Jordan High students launch balloon into space
Dec 02, 2016 02:47PM
● By Julie Slama
Jordan High Maker Collective students prepare a weather balloon to launch into the upper atmosphere from Utah’s west desert. (Lance Nielsen/Sandy resident)
By Julie Slama | firstname.lastname@example.org
A student project that was designed to record a journey into space turned into an offer to help students with further technology projects from Hill Air Force Base.
Last spring, a Jordan High advanced studies research class brainstormed technology ideas they could pursue. They decided to launch a weather balloon into space with a camera to record the journey.
The class, called Maker Collective, is a student-led science, technology, engineering and math (STEM) group that has about 30 students who are accepted after an application process.
“We want students to pursue projects that they’re interested in learning about,” said Boyd Christiansen, a senior and student leader of the group. “We want students to see what they can do and apply what they’ve learned to their next projects.”
Coordinating the weather balloon launch were seniors Devin Nielsen and Brendan Larsen.
“We started last May, ordering a weather balloon online, looking at weather reports and getting FAA (Federal Aviation Administration) approval,” Nielsen said. “We wanted to see what our GoPro would record in the atmosphere and thought it would be a really quick, easy project.”
The group, which spent about $200 on the project, attached the weather balloon to a Styrofoam ice chest, which was selected to insulate the electronic tracking device. The tracking device also had hand warmers wrapped around it to protect it from the changing temperatures in the atmosphere, Nielsen said.
The students launched the balloon — filled with helium — from the west desert on Sept. 26.
“We expected the balloon would travel southeast after reading the weather reports, but it actually went southwest into the 2,600 square miles of Utah Testing and Training Range and landed near Wildcat Mountain. We knew where it was because of the tracking device, but we didn’t expect it to land where Hill Air Force was doing testing,” Nielsen said.
Their adviser, Cameo Lutz, said it traveled about 16 miles before the balloon popped. Wildcat Mountain is about 50 miles west of Tooele, which once played host to a Cold War–era bombing target field near its southeastern foot.
Nielsen immediately sent emails to Hill Air Force Base, but they didn’t recover their payload until about mid-October when Hill Air Force Base commander Christopher Gough brought it to their class.
He said they were doing their annual clean-up of exploded bombs from the 1940s to 2016 when they spotted their payload.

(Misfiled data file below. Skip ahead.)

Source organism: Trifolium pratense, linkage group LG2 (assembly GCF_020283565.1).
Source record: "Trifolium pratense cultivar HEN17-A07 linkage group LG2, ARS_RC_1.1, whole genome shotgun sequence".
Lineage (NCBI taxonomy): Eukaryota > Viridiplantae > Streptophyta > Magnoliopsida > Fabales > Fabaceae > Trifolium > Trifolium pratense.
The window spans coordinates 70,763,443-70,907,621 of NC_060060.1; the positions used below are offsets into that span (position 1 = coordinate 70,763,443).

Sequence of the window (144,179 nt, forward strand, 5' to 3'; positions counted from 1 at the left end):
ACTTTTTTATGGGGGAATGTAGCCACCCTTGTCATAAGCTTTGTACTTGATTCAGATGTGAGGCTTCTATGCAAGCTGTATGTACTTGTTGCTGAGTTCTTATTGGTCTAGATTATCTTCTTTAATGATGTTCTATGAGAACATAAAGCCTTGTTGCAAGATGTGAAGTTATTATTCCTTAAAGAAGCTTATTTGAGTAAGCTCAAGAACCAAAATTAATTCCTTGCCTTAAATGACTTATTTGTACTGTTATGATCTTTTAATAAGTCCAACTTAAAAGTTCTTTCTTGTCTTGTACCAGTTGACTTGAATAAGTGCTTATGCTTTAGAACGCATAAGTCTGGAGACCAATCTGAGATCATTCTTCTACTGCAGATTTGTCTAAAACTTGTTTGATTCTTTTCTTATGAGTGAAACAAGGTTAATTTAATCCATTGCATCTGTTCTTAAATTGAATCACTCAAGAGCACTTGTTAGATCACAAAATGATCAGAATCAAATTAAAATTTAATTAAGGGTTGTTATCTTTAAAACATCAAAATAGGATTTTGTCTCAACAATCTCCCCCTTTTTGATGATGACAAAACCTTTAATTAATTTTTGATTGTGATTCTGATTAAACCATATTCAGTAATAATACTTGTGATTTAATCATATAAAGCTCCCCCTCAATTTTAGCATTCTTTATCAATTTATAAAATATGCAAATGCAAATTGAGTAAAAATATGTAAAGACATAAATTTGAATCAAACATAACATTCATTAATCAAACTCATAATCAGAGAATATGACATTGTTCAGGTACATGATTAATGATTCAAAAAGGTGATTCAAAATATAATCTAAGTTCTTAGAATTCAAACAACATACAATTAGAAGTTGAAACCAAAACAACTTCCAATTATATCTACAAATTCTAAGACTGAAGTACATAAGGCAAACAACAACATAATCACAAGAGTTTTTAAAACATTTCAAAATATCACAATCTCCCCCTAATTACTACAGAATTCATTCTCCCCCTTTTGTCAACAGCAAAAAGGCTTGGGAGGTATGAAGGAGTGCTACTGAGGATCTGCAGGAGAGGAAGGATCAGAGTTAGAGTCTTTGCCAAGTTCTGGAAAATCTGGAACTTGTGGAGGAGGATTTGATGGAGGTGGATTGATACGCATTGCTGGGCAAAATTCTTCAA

Larsen, who is known for his sense of humor, had written a message on the ice chest that said, “Property of Idiots with Munny” with the initials of Jordan High School’s Maker Collective group, and a phone number to call.
“Your humor saved the effort,” Gough said.
He congratulated the students on their flight that reached 50,000 feet.
“When I was your age, frankly, I had no idea you could do this. Somebody once told me to be bold. Don’t let anyone tell you no. Go out and make them tell you yes. And this is a yes,” Gough said. “Be bold, be smart and have a sense of humor.”
While their payload was returned in one piece, including the camera and tracking device, students said some of the camera’s footage was cut out. They are not certain if the chip wasn’t large enough, there were technical issues or it was censored.
“We’re not sure exactly what happened, but what it did capture was pretty cool,” Larsen said. “It’s amazing and literally, out of this world, how high we got with a tiny balloon.”
The commander also extended an offer to work with the students with further technical, scientific and engineering projects as well as show students Hill Air Force Base projects on both the range and base.
“We did everything right, but if we were to do it again, we’ll have to look up more accurate weather models. We knew the wind speed, but we needed the higher atmosphere wind models that weren’t four days old,” Nielsen said.
However, they’re not sure if they will be working on another balloon lift-off.
“We’ve done it now so it reduces the educational value. We have more experiences we can gain from other projects,” Christiansen said.
One of those includes InMoov, an advanced robot that senior classmate Connor Hill pictures walking the school hallways.
“We started it last year and already, we have groups working on it with circuit design, visual recognition, software recognition, mobility, coding and more,” Hill said. “It’s definitely going to be cool when we’re done.”